StreamMaster II is Akron Brass Company’s newest model monitor, incorporating position feedback into it. “StreamMaster II is a smaller, lighter version of our popular StreamMaster monitor,” he says, “and can go up to 2,000 gpm with more features and less friction loss. We use the same materials but maximized the water flow and changed the profile slightly in the StreamMaster II.”

9 Akron Brass Company makes the MercuryMaster1000, a five-inch Storz monitor that will flow 1,000 gpm. (Photo courtesy of Akron Brass Company
9 Akron Brass Company makes the MercuryMaster1000, a five-inch Storz monitor that will flow 1,000 gpm. (Photo courtesy of Akron Brass Company.)

Akron Brass plans on introducing the AeroMaster 12, a 3,000-gpm monitor with all the functionality of a StreamMaster II but designed for larger volume and higher outputs. Akron Brass also makes the deck-mounted and portable Apollo monitor in sizes up to 1,250 gpm, as well as portable monitors like the Mercury Quick Attack at up to 500 gpm and the Mercury Master at up to 1,000 gpm.

Tyco Fire Protection introduced the single swivel Ranger nozzle and monitor last year at 3,000 gpm and the Ranger 3 Plus, which will do 1,000, 2,000, 3,000, or 4,000 gpm, depending on the flow stop chosen. The nozzles are set at 100 pounds per square inch and continually adjust for flow to keep a clean flow pattern, Rucker points out.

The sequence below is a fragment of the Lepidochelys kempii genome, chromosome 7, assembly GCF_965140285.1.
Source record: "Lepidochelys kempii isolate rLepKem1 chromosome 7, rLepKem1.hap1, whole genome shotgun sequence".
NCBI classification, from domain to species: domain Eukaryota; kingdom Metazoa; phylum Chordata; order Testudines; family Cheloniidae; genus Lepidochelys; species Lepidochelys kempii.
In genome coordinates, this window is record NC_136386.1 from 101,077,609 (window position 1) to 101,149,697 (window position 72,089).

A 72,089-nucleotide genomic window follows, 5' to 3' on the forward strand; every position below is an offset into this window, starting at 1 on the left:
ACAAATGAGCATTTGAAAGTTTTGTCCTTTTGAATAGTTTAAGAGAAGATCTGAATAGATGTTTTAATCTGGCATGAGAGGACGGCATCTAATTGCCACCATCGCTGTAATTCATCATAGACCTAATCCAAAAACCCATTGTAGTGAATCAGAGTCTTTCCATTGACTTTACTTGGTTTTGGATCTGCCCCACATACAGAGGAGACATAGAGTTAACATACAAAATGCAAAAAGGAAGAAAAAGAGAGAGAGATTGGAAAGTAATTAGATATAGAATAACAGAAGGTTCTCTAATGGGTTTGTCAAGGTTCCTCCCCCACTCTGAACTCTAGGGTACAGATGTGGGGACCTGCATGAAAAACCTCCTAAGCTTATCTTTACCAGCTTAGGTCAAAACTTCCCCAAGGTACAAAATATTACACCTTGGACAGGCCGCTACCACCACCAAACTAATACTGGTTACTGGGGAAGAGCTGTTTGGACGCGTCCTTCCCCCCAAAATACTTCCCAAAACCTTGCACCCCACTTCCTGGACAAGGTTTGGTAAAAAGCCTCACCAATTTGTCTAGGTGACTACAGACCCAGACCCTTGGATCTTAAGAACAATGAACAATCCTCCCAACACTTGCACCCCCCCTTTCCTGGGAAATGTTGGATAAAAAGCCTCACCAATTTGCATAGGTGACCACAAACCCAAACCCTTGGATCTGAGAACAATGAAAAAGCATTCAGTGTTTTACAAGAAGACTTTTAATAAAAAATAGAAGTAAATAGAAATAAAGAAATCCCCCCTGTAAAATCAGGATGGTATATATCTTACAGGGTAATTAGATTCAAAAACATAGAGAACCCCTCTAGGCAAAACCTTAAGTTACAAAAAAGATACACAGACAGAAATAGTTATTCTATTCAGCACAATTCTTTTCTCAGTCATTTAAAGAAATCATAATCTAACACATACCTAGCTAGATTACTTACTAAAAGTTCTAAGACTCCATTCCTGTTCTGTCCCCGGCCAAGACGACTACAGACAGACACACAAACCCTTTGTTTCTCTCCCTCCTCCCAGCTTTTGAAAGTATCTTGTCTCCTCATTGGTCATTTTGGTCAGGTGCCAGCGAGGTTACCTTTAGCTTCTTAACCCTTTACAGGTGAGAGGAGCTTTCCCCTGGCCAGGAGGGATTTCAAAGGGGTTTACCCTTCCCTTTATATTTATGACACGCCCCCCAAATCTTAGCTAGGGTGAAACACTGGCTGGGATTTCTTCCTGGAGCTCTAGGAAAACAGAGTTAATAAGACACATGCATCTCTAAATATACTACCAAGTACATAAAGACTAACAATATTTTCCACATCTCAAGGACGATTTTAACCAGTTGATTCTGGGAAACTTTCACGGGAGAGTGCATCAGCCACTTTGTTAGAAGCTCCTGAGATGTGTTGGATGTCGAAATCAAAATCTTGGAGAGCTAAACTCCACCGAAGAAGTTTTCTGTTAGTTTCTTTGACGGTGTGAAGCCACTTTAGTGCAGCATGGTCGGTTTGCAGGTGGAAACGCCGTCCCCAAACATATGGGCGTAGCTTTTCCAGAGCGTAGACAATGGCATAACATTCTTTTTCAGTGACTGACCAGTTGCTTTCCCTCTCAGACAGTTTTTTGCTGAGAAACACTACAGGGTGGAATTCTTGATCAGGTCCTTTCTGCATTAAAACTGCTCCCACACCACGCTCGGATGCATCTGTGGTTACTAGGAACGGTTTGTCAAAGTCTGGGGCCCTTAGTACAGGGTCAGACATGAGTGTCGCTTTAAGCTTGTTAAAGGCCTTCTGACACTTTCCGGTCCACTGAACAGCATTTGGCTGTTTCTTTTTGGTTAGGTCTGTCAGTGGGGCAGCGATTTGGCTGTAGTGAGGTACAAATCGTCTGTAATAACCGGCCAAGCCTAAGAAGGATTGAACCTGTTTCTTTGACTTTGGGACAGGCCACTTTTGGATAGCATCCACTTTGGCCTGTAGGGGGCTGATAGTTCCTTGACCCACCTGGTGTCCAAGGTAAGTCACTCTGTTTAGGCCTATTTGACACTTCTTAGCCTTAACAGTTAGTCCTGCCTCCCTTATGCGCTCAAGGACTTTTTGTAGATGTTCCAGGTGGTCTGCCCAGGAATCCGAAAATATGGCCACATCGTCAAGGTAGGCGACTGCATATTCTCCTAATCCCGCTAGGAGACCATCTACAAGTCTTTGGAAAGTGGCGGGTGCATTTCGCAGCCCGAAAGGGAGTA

10 Last year, Tyco’s Williams Fire and Hazard Control introduced the single swivel Ranger nozzle that will flow up to 3,000 gpm. (Photo courtesy of Tyco Fire Protection Products.)
10 Last year, Tyco’s Williams Fire and Hazard Control introduced the single swivel Ranger nozzle that will flow up to 3,000 gpm. (Photo courtesy of Tyco Fire Protection Products.)

Daniel Clark, Tyco’s national sales manager for Williams Operations, says Williams monitors are designed to handle large volumes of water and throw streams long distances. “We have gotten into the municipal fire markets where there are tank farms and refineries,” he points out. “Large facilities like that usually have their own fire suppression equipment, which is another market of ours. Our monitor technology allows Purple K dry chemical to be carried through the water stream, and that HydroChem technology is available in our all-stainless steel Ranger hand nozzles and Ambassador and Battler monitors.”

ALAN M. PETRILLO is a Tucson, Arizona-based journalist, the author of three novels and five nonfiction books, and a member of the Fire Apparatus & Emergency Equipment editorial advisory board. He served 22 years with the Verdoy (NY) Fire Department, including in the position of chief.

 

11 The Ambassador monitor and nozzle made by Tyco’s Williams Fire and Hazard Control is capable of water flows from 2,000 to 6,000 gpm and can also flow Hydro-Foam or Hydro-Chem for extinguishing liquids and gases under pressure. (Photo courtesy of Tyco Fire Protection Products
11 The Ambassador monitor and nozzle made by Tyco’s Williams Fire and Hazard Control is capable of water flows from 2,000 to 6,000 gpm and can also flow Hydro-Foam or Hydro-Chem for extinguishing liquids and gases under pressure. (Photo courtesy of Tyco Fire Protection Products.)